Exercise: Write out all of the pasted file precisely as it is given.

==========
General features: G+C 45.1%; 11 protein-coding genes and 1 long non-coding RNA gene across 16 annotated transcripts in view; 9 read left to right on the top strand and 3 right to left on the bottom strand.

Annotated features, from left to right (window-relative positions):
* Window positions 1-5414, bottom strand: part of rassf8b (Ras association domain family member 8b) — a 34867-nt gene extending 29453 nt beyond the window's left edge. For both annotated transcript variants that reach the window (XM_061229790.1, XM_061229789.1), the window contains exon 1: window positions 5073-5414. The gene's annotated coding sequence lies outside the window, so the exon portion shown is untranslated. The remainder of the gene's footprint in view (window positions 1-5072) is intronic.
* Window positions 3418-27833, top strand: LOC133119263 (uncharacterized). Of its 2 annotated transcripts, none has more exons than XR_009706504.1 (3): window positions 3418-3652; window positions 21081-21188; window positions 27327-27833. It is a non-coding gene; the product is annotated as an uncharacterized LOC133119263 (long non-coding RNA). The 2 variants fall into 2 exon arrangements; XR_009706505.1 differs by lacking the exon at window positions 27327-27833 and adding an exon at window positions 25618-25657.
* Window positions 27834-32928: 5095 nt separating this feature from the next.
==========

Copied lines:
General features: G+C 45.1%; 11 protein-coding genes and 1 long non-coding RNA gene across 16 annotated transcripts in view; 9 read left to right on the top strand and 3 right to left on the bottom strand.

Annotated features, from left to right (window-relative positions):
* Window positions 1-5414, bottom strand: part of rassf8b (Ras association domain family member 8b) — a 34867-nt gene extending 29453 nt beyond the window's left edge. For both annotated transcript variants that reach the window (XM_061229790.1, XM_061229789.1), the window contains exon 1: window positions 5073-5414. The gene's annotated coding sequence lies outside the window, so the exon portion shown is untranslated. The remainder of the gene's footprint in view (window positions 1-5072) is intronic.
* Window positions 3418-27833, top strand: LOC133119263 (uncharacterized). Of its 2 annotated transcripts, none has more exons than XR_009706504.1 (3): window positions 3418-3652; window positions 21081-21188; window positions 27327-27833. It is a non-coding gene; the product is annotated as an uncharacterized LOC133119263 (long non-coding RNA). The 2 variants fall into 2 exon arrangements; XR_009706505.1 differs by lacking the exon at window positions 27327-27833 and adding an exon at window positions 25618-25657.
* Window positions 27834-32928: 5095 nt separating this feature from the next.